Daniel Ricciardo and Jolyon Palmer finally get one up on their respective team-mates, plus a word of advice to Lance Stroll so he can deal with one particular hater.
Hamilton 6 – Bottas 3
One thing this season has highlighted is that the teams are still struggling to understand the tyres. In the race, Lewis Hamilton’s set of Supersofts didn’t look like they had the durability of the supposed shorter-term tyre, the Ultrasoft and his race was run on Saturday (even though he didn’t know it). And is it just me, or does everybody think of tissues and bathroom products when they should be thinking about Pirelli tyres.
Hamilton found that the Mercedes’ tyre misjudgement was built into his race after the team opted to give him Supersofts in Q2. Even if he had put the car on pole, the way the tyre underperformed (on the Silver Arrow) in the first stint he would have been struggling to make up places. And then with Daniel Ricciardo matching his place in the second he was doomed to finish behind the Red Bull.
Valtteri seized his chance, took pole and resisted intense pressure from Vettel for his second, deserved win. Nice start.
Vettel 6 – Raikkonen 3
Vettel was denied pole by Romain Grosjean’s ailing Haas in Q3, but in the race he did manage to provide the expected team radio entertainment by questioning the race director’s data for the second GP in a row. He didn’t believe that Valtteri Bottas hadn’t jumped the start, and luckily for him, nobody jumped into the gap provided by his own tardy getaway.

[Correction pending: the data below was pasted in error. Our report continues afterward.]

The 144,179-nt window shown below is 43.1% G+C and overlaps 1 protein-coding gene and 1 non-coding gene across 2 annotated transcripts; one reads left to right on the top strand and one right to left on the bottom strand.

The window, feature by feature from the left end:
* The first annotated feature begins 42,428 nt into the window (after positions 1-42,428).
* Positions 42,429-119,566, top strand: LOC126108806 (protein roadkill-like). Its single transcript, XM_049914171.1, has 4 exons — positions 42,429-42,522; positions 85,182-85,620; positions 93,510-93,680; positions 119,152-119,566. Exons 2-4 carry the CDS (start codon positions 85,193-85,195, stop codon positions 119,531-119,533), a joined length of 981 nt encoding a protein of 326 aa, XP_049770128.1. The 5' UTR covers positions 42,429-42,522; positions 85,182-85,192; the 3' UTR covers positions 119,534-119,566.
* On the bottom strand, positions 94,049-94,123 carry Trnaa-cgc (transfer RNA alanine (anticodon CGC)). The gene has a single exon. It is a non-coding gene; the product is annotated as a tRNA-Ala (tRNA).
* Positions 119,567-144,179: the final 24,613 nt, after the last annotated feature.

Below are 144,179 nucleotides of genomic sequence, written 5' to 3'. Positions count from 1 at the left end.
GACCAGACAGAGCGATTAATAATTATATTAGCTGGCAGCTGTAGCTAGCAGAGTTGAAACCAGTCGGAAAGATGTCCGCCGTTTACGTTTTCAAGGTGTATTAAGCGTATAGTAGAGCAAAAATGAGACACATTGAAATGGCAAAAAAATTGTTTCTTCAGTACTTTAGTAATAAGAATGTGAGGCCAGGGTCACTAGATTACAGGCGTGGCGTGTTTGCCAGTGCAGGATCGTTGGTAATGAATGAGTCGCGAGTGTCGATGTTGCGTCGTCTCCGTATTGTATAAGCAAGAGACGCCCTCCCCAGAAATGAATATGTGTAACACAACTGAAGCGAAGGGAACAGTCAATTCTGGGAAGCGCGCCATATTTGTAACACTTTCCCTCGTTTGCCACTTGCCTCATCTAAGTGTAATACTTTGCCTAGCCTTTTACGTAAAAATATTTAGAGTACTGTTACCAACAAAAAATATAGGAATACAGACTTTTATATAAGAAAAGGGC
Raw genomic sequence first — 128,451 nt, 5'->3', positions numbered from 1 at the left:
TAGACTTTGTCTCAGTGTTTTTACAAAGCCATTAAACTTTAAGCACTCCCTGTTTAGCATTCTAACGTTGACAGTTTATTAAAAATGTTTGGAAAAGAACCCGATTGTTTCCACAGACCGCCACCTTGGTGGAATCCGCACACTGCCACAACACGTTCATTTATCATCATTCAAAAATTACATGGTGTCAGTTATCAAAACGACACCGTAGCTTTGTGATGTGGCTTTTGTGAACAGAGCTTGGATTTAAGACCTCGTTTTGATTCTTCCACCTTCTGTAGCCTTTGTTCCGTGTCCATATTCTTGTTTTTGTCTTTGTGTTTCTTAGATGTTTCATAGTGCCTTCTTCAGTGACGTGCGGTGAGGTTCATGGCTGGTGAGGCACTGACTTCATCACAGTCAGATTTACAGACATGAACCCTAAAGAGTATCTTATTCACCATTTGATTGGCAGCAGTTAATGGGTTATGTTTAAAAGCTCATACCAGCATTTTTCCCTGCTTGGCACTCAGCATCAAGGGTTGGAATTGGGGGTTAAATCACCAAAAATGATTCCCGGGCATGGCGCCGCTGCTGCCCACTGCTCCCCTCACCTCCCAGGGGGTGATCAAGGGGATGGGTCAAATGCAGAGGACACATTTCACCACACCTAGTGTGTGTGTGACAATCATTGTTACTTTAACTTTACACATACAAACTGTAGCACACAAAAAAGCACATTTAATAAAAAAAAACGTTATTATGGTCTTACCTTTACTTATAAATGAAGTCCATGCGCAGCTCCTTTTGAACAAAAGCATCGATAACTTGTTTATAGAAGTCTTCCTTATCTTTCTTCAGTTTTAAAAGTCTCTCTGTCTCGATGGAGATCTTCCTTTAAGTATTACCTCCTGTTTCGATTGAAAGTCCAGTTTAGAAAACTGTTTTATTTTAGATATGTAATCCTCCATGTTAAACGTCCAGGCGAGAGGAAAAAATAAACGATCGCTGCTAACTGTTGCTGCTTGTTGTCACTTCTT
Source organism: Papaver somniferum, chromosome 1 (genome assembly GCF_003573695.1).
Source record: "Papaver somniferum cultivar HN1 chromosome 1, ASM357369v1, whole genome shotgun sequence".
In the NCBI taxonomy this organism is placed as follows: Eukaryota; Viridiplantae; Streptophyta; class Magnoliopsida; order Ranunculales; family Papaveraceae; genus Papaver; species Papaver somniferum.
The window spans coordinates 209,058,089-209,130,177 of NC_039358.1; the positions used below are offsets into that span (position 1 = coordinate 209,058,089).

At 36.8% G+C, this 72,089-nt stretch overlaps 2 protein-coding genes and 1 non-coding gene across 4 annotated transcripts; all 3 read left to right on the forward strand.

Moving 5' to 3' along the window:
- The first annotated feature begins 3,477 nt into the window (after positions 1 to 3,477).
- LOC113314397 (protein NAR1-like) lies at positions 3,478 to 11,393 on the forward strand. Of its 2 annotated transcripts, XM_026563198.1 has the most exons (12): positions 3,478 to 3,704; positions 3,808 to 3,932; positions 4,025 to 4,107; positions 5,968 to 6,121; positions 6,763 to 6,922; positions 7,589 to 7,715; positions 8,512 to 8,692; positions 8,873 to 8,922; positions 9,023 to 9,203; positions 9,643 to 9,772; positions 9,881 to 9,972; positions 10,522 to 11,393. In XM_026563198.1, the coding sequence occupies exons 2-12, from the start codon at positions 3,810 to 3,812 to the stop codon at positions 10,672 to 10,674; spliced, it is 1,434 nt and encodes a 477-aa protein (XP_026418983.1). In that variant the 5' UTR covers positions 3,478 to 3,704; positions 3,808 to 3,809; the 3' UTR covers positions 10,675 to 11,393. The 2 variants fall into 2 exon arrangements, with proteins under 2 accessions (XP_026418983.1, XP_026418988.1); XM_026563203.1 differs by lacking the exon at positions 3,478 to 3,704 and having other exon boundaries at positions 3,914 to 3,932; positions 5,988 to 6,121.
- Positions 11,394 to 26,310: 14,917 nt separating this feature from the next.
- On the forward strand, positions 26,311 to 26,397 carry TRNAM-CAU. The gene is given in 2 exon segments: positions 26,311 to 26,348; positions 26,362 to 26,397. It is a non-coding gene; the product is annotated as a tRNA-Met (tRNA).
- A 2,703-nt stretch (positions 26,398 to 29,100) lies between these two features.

While the first stint was a waiting game, he showed that equipped with the Supersoft tyre the Ferrari was more than a match for the Mercedes and yet again Ferrari’s strategy looked superior to Mercedes, even if it didn’t quite work out to the satisfaction of the ominous figure of Sergio Marchionne sat in the garage.
Kimi never looked like qualifying near Sebastian and spent much of the race discussing his steering wheel button options. We can never have enough Kimi team radio, because suddenly you have the real person talking. In the paddock afterwards he is remote and gazing off to the horizon whilst giving answers he’s given a thousand times before.
On the radio it’s the real deal. You begin to wonder if Kimi rings engineer Dave Greenwood up to ask him to reprogram his dishwasher.
Max Verstappen 7 – Daniel Ricciardo 2
Oh, that despairing sea of orange. You would have to have a heart of stone not to feel for all of Max’s Dutch fans filling the Red Bull-Ring grandstands and catching a glimpse of Max for one lap only.
This was a rare weekend for 2017 when Daniel Ricciardo was a step ahead of his Dutch team-mate, showing that his qualifying pace also translated into race pace.
Maybe it was good that those two weren’t having a race-long ding-dong and scrubbing off tyre life in the battle for third place. Given that audience, Max wouldn’t have held back. Then they would have fallen into the clutches of Lewis Hamilton.
We are now beginning to see the semblance of the three-way battle between Ferrari, Mercedes and Red Bull that was predicted before the start of the season. The Renault engine is getting ‘on terms’ with the Ferrari and Mercedes engine units, and for reliability it’s making a real attempt to match Honda.
Sergio Perez 7 – Esteban Ocon 2